We chatted happily while we waited for our baby to be brought to us. After the birth the hospital personnel took him to the nursery to clean him up and check his vitals. Three hours went by and still no sign on Little Husband. "I'm going to find out what's going on." stated Husband, and he marched off, my knight in shining armor. I laid on my bed trying hard to recover and not give way to needless worry. Still, I sensed that something was wrong. Terribly wrong.

Husband returned after twenty minutes (or so) with a grim look on his face. "They found a heart murmur when they were checking his vitals," Husband reported, "They need to administer some more tests."

The rest is too painful for me to write about at this time. I never, ever want to relive this day, the day after Little Husband's birth. It was the worst day of my life falling on the heels of the best day of my life.


The next day found us in the hospital nursery, witnessing Little Husband's Echocardiogram. Three technicians were crowded around a monitor as the lead tech traced a wand over Little Husband's bare chest. Clad only in a diaper, Little Husband wailed his tiny little kitten wail. Distraught at hearing my baby cry and not being able to comfort him, tears rolled down my cheeks. I kept my silence.

Thirty minutes into the test, the pediatric cardiologist joined the group of technicians. I watched him closely. Did I like this man? Did I trust him? I studied his body language in an attempt to determine that which I couldn't tell from the image on the monitor. What did the doctor see when he looked at the screen?

Finally the technicians dispersed and the cardiologist turned our way. "If he sits down, it's bad news." I told myself. I am constantly evaluating people this way. The doctor pulled up a chair. My stomach dropped.

"Your son has a heart condition known as Tetralogy of Fallot", the doctor told us. My heart broke as I listened to the doctor outline the basics of this heart condition. Little Husband would need surgery. Open heart surgery. I felt like I was going to faint.

"And if we do nothing?" I asked the doctor.

The doctor looked me right in the eye. "Then he will die."


After clearing my hospital room of visitors, Husband and I were finally alone that night. After the Echocardiogram, Husband had to leave to tend to some things at home. By the time he returned, it was dusk. We weren't truly alone until that evening. We held each other and I cried as we processed the situation.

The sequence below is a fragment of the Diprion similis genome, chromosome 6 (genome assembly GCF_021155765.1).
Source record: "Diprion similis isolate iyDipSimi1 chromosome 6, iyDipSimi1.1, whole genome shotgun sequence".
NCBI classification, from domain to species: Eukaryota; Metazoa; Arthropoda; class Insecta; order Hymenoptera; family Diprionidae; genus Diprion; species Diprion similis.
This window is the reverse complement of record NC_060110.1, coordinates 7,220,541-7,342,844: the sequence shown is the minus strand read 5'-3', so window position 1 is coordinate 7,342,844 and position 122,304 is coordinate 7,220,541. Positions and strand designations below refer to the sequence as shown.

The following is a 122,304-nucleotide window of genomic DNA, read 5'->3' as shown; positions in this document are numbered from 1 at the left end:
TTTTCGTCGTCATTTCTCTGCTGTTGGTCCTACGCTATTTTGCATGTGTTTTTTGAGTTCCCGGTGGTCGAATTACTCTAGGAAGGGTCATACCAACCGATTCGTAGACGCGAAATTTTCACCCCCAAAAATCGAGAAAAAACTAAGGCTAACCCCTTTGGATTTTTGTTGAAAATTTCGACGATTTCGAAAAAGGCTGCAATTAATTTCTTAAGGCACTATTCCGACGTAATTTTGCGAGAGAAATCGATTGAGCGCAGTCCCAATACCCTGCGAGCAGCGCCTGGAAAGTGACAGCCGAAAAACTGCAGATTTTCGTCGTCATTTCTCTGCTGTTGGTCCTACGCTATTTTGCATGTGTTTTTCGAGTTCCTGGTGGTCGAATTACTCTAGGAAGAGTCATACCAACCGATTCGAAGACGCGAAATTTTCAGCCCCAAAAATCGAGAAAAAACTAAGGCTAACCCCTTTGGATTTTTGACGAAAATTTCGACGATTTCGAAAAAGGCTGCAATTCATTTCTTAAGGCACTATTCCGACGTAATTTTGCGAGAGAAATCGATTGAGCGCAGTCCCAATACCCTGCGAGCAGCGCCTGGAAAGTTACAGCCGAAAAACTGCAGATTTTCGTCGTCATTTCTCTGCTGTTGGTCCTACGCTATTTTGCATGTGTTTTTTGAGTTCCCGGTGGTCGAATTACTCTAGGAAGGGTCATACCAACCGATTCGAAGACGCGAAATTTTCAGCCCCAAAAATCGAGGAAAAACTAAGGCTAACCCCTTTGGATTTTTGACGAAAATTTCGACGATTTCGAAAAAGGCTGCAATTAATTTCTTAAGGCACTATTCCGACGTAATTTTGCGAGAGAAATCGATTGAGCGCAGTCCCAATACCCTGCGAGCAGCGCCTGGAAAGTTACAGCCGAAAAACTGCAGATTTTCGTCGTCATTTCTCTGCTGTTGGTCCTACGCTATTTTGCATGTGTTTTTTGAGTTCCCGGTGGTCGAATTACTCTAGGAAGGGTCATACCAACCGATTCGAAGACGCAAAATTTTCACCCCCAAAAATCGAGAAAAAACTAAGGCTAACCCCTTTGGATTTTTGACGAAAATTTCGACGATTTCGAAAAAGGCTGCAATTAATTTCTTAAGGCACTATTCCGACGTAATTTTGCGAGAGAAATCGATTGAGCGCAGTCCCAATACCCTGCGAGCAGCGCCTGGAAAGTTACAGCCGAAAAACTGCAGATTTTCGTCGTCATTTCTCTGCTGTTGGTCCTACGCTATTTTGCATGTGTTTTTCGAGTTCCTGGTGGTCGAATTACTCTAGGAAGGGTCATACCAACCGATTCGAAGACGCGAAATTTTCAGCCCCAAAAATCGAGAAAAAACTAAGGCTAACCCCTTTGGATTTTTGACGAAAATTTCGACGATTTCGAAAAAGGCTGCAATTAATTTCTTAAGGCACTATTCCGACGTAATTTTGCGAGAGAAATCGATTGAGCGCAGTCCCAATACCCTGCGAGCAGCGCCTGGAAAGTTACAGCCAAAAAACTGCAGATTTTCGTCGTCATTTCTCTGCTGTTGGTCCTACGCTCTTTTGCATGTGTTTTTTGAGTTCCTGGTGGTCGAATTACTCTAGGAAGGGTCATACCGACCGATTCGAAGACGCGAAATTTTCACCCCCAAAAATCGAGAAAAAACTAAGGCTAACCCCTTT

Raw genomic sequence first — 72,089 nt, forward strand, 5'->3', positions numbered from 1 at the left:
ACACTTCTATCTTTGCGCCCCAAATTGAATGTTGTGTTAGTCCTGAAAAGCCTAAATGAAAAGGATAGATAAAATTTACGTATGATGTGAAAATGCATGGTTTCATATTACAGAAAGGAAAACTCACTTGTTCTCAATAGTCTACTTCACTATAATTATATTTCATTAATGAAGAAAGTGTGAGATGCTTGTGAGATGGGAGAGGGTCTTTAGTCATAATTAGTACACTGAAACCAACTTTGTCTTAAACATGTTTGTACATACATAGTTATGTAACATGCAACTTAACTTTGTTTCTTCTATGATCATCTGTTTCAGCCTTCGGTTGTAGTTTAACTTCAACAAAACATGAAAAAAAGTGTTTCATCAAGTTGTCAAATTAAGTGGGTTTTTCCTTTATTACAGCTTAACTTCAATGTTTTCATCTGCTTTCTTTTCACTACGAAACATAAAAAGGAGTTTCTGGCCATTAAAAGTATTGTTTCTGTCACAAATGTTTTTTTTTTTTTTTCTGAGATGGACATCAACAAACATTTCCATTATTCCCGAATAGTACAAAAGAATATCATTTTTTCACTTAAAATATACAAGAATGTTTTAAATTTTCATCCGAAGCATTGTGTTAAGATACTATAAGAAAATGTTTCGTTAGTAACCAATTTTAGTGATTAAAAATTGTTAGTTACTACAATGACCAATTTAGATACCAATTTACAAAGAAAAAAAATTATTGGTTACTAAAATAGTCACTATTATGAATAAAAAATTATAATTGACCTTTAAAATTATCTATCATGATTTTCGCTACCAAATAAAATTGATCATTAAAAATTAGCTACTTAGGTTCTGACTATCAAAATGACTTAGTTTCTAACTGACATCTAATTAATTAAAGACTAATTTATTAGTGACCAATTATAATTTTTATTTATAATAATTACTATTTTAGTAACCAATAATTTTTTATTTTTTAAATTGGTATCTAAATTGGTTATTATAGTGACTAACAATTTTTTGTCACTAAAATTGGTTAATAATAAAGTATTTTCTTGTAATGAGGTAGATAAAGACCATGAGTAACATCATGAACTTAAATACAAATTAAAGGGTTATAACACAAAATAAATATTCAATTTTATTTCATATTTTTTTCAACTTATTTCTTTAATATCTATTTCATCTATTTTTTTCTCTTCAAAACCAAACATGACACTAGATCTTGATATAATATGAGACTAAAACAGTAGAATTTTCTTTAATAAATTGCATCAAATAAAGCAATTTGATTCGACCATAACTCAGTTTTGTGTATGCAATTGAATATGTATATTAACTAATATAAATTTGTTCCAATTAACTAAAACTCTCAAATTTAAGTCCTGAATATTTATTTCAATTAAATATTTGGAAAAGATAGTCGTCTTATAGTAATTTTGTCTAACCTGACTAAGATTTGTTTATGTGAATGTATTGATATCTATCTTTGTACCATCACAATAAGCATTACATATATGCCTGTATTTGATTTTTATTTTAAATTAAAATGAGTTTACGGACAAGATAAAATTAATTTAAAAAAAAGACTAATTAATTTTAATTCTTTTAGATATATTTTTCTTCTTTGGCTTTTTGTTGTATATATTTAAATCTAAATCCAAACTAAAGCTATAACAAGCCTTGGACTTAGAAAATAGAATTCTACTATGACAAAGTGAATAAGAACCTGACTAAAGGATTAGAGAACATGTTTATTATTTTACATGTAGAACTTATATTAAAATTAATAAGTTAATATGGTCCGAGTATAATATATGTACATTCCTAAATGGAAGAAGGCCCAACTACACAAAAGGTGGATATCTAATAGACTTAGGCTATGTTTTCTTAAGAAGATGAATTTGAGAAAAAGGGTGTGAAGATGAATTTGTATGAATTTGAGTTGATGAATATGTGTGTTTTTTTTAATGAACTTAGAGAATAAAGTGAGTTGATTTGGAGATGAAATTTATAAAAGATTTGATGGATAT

Our baby was wheeled in by the hospital personnel. "Time for Little Husband to eat!" chirped the nurse. I pulled him to my breast as Husband and I continued to talk. Husband looked distraught. "Here," I told him, "Unbutton your shirt."

"What?" Husband looked confused.

"Unbutton your shirt."

He did as I asked. I took off Little Husband's undershirt and placed his bare skin against Husband's chest. I covered them in a blanket. "This will heal you," I told Husband.

Husband wrapped his strong arms around our baby and melted into him. He held his son this way for three hours.

"You were right," he told me as he finally handed back Little Husband. Still, I saw an emptiness behind his eyes that I knew I couldn't fix.


The next morning I woke up at 6:30 as the nurse wheeled Little Husband back into my room. I tried to sleep with him in my room, but his grunts and squeaks kept me up all night. At 4:30 am I rang for the nurse to take him to the nursery so that I could catch a nap. They brought him back at 6:30 am for his feeding.

In the early morning dawn, alone with my fears and dark imaginings, I cradled Little Husband close and wept. I can't ever recall feeling so alone and distraught in my whole life. The day nurse walked in, saw me weeping, and stopped in her tracks. Then she did something so human, it will remain with me for the rest of my life. She sat down on my bed, wrapped her arms around me and Little Husband, and she silently held us both.


Husband returned a few hours later, showered and refreshed. We'd agreed after the first night that he would sleep at home rather than spend the night in my hospital room. The "visitor cot" was no better than a cheap army cot and extremely uncomfortable. Fortunately, we live just down the road from the hospital.

My sadness was contagious and it immediately overtook Husband. He sat down next to me as I recounted my experience with the kindly nurse. We held hands and relayed our fears as we gazed at Little Husband.

Just then, my cousin, a retired pediatrician, breezed into the room (uninvited) and sat down opposite us. He appeared happy and his happiness was so uplifting, it was as if someone swept away the clouds. I looked at him warily, but already I was feeling better.

"You know, I'm not worried so neither should you be," he stated by way of a greeting.

Husband and I just looked at him, but we sat up a little straighter.